Wednesday, May 14, 2008

Al the Gardener

The recent news of Albert Einstein's letter at auction brings to mind a personal anecdote shared with me by my old friend Chaim A of blessed memory.
When I was a single young man almost thirty years ago, new to Crown Heights, I had many conversations with Chaim, sitting in the Ess and Bentch restaurant where the Jewish museum now stands. He was an educated old man who shared with me an informed view of the world before my birth. He spoke a beautiful Yiddish, and had a New York accent of the sort that bespoke a well rounded education in the New York public schools of the thirties. The Lubavitcher Rebbe gave him a blessing to make shidduchim. (marriage matches) Mine was one of his shidduchim. At the time of his passing, he had seen two children from that match, who are now both married.
Chaim provided many stories that provided a human dimension to much of the history I had read as a teenager. He recalled for instance scuffles between Jewish boys and the followers of Father Coughlin, a radio preacher of fascistic and anti-Jewish leanings who developed a mass following in 1930's America.
One of the stories he told me concerned a girl with whom he became acquainted in university back in the 1940's . During her college years she would return to the home of her Greek immigrant parents in New Jersey. She was probably the first in her family to ever make it to college. She was grateful for her parent's sacrifices and worked hard to succeed in her studies.
On one visit home, her father picked her up at the train station in his beat up pickup truck that he used for work. As he loaded his daughter's bags into the back of the truck, he told her,"I got to stop on the way home to talk to a friend of mine. He's a genius. He knows all about growing vegetables. "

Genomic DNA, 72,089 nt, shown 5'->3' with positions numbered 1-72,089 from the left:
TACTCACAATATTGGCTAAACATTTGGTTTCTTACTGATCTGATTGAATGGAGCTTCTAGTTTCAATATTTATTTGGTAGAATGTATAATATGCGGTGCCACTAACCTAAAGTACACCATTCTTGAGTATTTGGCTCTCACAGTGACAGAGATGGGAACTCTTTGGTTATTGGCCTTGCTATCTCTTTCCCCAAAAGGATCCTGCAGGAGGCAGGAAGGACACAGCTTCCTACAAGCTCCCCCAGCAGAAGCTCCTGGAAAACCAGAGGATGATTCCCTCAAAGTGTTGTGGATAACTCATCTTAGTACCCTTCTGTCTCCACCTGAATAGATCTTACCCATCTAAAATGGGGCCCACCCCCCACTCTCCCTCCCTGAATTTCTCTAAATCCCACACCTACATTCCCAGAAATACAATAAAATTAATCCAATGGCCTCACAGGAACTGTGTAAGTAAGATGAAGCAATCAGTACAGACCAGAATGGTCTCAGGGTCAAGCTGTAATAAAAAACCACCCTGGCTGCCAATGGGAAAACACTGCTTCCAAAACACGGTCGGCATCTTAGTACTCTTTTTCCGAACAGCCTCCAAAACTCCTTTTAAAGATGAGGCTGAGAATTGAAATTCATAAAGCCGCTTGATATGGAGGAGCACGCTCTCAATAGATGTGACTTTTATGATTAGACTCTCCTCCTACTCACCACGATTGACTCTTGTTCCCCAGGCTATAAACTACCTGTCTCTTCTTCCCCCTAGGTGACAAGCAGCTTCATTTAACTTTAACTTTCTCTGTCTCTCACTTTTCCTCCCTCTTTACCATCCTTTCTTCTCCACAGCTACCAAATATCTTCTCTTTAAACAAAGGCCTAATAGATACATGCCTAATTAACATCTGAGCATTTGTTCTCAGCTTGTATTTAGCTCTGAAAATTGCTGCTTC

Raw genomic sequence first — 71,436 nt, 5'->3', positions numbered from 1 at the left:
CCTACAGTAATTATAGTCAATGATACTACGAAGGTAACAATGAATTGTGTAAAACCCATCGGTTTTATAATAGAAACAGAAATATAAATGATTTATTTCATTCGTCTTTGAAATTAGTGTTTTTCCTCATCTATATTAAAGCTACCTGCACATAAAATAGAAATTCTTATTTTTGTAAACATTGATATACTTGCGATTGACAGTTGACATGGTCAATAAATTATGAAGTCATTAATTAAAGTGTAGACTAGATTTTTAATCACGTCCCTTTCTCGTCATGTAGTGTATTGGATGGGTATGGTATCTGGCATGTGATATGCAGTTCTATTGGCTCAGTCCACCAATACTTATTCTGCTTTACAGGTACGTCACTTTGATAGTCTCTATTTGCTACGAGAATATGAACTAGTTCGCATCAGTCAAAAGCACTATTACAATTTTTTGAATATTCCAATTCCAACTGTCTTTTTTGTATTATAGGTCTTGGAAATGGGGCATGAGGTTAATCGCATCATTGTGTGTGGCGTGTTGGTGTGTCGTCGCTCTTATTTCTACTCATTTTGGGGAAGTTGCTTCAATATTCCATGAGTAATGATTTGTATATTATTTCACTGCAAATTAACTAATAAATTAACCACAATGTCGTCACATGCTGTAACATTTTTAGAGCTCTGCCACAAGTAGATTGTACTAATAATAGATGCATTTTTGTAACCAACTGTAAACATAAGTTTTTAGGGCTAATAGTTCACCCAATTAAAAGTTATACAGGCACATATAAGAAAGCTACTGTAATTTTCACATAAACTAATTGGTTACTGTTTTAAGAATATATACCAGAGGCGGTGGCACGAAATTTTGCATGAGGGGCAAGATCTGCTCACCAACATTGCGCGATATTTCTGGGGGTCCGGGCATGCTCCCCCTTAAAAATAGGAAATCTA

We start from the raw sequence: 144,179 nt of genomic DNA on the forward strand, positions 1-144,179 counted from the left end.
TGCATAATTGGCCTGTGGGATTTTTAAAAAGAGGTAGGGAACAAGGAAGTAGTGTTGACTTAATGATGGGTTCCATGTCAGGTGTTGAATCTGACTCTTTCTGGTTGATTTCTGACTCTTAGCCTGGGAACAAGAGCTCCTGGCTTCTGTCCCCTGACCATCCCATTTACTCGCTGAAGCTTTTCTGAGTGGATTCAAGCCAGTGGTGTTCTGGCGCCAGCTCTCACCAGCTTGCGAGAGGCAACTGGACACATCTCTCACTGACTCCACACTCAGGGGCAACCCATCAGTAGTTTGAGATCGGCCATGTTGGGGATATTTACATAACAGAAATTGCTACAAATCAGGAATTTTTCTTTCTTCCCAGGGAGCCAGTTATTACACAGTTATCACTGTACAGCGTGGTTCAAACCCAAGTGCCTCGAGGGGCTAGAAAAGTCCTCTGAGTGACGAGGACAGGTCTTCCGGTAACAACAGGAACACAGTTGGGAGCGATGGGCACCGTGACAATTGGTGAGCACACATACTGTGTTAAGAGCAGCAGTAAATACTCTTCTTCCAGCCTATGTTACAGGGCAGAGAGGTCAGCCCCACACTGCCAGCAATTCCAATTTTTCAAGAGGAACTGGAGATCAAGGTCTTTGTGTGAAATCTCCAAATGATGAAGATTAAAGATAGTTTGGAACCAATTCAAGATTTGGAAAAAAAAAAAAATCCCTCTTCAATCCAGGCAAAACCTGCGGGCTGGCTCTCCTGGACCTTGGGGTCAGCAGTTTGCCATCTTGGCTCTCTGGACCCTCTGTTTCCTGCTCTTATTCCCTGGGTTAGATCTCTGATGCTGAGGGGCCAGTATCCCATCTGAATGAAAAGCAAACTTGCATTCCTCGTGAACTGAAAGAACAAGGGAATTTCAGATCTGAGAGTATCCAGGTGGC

The immigrant father and his young American daughter drove home from the train station, passing through areas more and more thinly dotted with housed and giving way to fields of planted vegetables. As the father was driving, he saw an old man with wild hair and rumpled clothing in one of the fields by the side of the road. The father slowed down his pickup truck and pulled over to the side of the road.
"Here he is!!!" said the young girl's father This is the guy who taught me all about growing vegetables. You gotta meet him!!"
The girl and her father got out of the pickup truck. The pleasure of meeting his good friend lent a spring to the step of the Greek farmer. "Al !! Good to see ya! This is my daughter. She's back from college. Mary, this is my buddy Al. He's taught me a lot about growing the vegetables. Look at that zucchini. And those tomatoes. Boy I tell you, this guy is a genius."
Mary looked on in speechless amazement as she watched her father talk with his friend, whose accent and distinctive appearance left little doubt about his identity. During a lull in the conversation, the girl interjected with deferential embarassment.
"I'm very sorry about my father", she stammered . He has no idea who you really are, Dr. Einstein".
Dr. Einstein, or "Al" smiled at her embarassment and replied, "Your father is a very smart man, he knows a lot about growing things."
Mary left New Jersey with a valuable glimpse of a man placed on a pedestal of genius who in his private life never lacked teachers. Dr. Einstein the teacher always remained Al the gardener. Even in areas that lent no lustre to his public persona he had a desire to learn and exchange knowledge.

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Ben Zoma says:
Who is wise?
The one who learns from every person...
Who is brave?
The one who subdues his negative inclination...
Who is rich?
The one who is appreciates what he has...
Who is honored?
The one who gives honor to others...
(Talmud - Avot 4:1)

Story only Copyright 2008 by Magdeburger Joe of and Quotation from Ethics of the Fathers Chapter 1 Einstein videos from youtube

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